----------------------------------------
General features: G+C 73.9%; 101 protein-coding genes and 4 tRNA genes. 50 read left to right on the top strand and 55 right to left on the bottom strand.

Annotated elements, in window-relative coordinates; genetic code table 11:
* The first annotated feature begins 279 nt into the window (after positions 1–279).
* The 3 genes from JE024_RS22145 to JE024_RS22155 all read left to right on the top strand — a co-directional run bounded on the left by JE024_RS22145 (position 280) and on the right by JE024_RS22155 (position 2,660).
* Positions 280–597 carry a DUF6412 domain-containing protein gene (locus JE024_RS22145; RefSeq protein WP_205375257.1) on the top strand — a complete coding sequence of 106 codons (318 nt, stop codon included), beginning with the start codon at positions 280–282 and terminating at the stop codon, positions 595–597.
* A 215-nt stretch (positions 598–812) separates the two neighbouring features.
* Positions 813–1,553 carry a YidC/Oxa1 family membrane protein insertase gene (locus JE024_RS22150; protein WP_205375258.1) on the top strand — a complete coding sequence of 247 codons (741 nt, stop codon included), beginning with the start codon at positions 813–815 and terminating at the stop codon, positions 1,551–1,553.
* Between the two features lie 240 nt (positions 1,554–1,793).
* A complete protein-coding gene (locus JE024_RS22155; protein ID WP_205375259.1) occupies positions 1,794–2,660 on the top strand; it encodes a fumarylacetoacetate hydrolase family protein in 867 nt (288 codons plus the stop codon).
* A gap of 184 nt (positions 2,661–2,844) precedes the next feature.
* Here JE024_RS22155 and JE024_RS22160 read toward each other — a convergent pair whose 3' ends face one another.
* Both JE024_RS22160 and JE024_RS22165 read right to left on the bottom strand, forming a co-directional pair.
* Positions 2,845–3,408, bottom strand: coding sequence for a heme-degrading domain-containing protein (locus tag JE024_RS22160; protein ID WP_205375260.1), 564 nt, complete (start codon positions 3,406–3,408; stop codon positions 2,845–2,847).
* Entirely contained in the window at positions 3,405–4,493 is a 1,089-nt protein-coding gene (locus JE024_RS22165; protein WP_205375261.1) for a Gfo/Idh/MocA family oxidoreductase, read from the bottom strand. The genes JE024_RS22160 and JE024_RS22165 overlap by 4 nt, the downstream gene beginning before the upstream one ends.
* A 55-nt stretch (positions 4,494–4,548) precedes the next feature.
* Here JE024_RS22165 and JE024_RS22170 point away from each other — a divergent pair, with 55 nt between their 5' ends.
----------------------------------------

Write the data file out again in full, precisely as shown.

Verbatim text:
General features: G+C 73.9%; 101 protein-coding genes and 4 tRNA genes. 50 read left to right on the top strand and 55 right to left on the bottom strand.

Annotated elements, in window-relative coordinates; genetic code table 11:
* The first annotated feature begins 279 nt into the window (after positions 1–279).
* The 3 genes from JE024_RS22145 to JE024_RS22155 all read left to right on the top strand — a co-directional run bounded on the left by JE024_RS22145 (position 280) and on the right by JE024_RS22155 (position 2,660).
* Positions 280–597 carry a DUF6412 domain-containing protein gene (locus JE024_RS22145; RefSeq protein WP_205375257.1) on the top strand — a complete coding sequence of 106 codons (318 nt, stop codon included), beginning with the start codon at positions 280–282 and terminating at the stop codon, positions 595–597.
* A 215-nt stretch (positions 598–812) separates the two neighbouring features.
* Positions 813–1,553 carry a YidC/Oxa1 family membrane protein insertase gene (locus JE024_RS22150; protein WP_205375258.1) on the top strand — a complete coding sequence of 247 codons (741 nt, stop codon included), beginning with the start codon at positions 813–815 and terminating at the stop codon, positions 1,551–1,553.
* Between the two features lie 240 nt (positions 1,554–1,793).
* A complete protein-coding gene (locus JE024_RS22155; protein ID WP_205375259.1) occupies positions 1,794–2,660 on the top strand; it encodes a fumarylacetoacetate hydrolase family protein in 867 nt (288 codons plus the stop codon).
* A gap of 184 nt (positions 2,661–2,844) precedes the next feature.
* Here JE024_RS22155 and JE024_RS22160 read toward each other — a convergent pair whose 3' ends face one another.
* Both JE024_RS22160 and JE024_RS22165 read right to left on the bottom strand, forming a co-directional pair.
* Positions 2,845–3,408, bottom strand: coding sequence for a heme-degrading domain-containing protein (locus tag JE024_RS22160; protein ID WP_205375260.1), 564 nt, complete (start codon positions 3,406–3,408; stop codon positions 2,845–2,847).
* Entirely contained in the window at positions 3,405–4,493 is a 1,089-nt protein-coding gene (locus JE024_RS22165; protein WP_205375261.1) for a Gfo/Idh/MocA family oxidoreductase, read from the bottom strand. The genes JE024_RS22160 and JE024_RS22165 overlap by 4 nt, the downstream gene beginning before the upstream one ends.
* A 55-nt stretch (positions 4,494–4,548) precedes the next feature.
* Here JE024_RS22165 and JE024_RS22170 point away from each other — a divergent pair, with 55 nt between their 5' ends.